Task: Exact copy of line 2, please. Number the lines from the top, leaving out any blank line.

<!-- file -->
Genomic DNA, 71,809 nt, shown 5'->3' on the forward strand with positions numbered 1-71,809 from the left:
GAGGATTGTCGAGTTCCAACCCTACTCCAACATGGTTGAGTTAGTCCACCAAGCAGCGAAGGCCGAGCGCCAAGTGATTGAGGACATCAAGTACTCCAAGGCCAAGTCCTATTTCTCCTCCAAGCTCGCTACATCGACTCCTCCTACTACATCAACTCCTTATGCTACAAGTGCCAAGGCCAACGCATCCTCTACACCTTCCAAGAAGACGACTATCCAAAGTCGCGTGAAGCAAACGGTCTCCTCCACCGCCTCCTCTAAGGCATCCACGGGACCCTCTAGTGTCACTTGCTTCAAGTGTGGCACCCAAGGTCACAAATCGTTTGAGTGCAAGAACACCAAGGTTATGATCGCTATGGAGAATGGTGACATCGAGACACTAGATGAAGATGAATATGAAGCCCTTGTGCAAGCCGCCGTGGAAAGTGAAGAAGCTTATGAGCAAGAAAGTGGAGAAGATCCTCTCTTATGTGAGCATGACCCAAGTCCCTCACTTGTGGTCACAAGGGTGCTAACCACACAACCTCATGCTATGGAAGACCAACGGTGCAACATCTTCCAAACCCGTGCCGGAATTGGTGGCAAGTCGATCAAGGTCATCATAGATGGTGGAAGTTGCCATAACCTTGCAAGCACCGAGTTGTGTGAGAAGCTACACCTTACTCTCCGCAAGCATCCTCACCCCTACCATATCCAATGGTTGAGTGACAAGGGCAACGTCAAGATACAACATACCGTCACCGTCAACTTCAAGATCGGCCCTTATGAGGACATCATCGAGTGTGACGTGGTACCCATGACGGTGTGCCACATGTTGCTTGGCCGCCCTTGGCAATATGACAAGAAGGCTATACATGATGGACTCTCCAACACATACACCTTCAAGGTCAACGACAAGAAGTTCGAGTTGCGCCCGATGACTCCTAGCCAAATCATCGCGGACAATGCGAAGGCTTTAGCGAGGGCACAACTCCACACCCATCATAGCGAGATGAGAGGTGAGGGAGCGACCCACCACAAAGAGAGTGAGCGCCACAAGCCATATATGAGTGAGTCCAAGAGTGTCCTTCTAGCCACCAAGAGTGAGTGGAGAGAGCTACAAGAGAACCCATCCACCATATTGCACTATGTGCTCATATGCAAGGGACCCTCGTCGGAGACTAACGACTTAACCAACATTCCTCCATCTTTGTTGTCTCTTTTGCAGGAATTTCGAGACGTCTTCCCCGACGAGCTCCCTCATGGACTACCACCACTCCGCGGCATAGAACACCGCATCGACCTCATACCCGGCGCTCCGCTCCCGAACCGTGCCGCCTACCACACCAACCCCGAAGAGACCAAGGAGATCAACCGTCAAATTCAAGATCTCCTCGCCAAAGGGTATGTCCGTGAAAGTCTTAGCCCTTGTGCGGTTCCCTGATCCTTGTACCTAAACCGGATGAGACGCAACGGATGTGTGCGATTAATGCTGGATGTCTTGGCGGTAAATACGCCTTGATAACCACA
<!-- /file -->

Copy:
GAGGATTGTCGAGTTCCAACCCTACTCCAACATGGTTGAGTTAGTCCACCAAGCAGCGAAGGCCGAGCGCCAAGTGATTGAGGACATCAAGTACTCCAAGGCCAAGTCCTATTTCTCCTCCAAGCTCGCTACATCGACTCCTCCTACTACATCAACTCCTTATGCTACAAGTGCCAAGGCCAACGCATCCTCTACACCTTCCAAGAAGACGACTATCCAAAGTCGCGTGAAGCAAACGGTCTCCTCCACCGCCTCCTCTAAGGCATCCACGGGACCCTCTAGTGTCACTTGCTTCAAGTGTGGCACCCAAGGTCACAAATCGTTTGAGTGCAAGAACACCAAGGTTATGATCGCTATGGAGAATGGTGACATCGAGACACTAGATGAAGATGAATATGAAGCCCTTGTGCAAGCCGCCGTGGAAAGTGAAGAAGCTTATGAGCAAGAAAGTGGAGAAGATCCTCTCTTATGTGAGCATGACCCAAGTCCCTCACTTGTGGTCACAAGGGTGCTAACCACACAACCTCATGCTATGGAAGACCAACGGTGCAACATCTTCCAAACCCGTGCCGGAATTGGTGGCAAGTCGATCAAGGTCATCATAGATGGTGGAAGTTGCCATAACCTTGCAAGCACCGAGTTGTGTGAGAAGCTACACCTTACTCTCCGCAAGCATCCTCACCCCTACCATATCCAATGGTTGAGTGACAAGGGCAACGTCAAGATACAACATACCGTCACCGTCAACTTCAAGATCGGCCCTTATGAGGACATCATCGAGTGTGACGTGGTACCCATGACGGTGTGCCACATGTTGCTTGGCCGCCCTTGGCAATATGACAAGAAGGCTATACATGATGGACTCTCCAACACATACACCTTCAAGGTCAACGACAAGAAGTTCGAGTTGCGCCCGATGACTCCTAGCCAAATCATCGCGGACAATGCGAAGGCTTTAGCGAGGGCACAACTCCACACCCATCATAGCGAGATGAGAGGTGAGGGAGCGACCCACCACAAAGAGAGTGAGCGCCACAAGCCATATATGAGTGAGTCCAAGAGTGTCCTTCTAGCCACCAAGAGTGAGTGGAGAGAGCTACAAGAGAACCCATCCACCATATTGCACTATGTGCTCATATGCAAGGGACCCTCGTCGGAGACTAACGACTTAACCAACATTCCTCCATCTTTGTTGTCTCTTTTGCAGGAATTTCGAGACGTCTTCCCCGACGAGCTCCCTCATGGACTACCACCACTCCGCGGCATAGAACACCGCATCGACCTCATACCCGGCGCTCCGCTCCCGAACCGTGCCGCCTACCACACCAACCCCGAAGAGACCAAGGAGATCAACCGTCAAATTCAAGATCTCCTCGCCAAAGGGTATGTCCGTGAAAGTCTTAGCCCTTGTGCGGTTCCCTGATCCTTGTACCTAAACCGGATGAGACGCAACGGATGTGTGCGATTAATGCTGGATGTCTTGGCGGTAAATACGCCTTGATAACCACA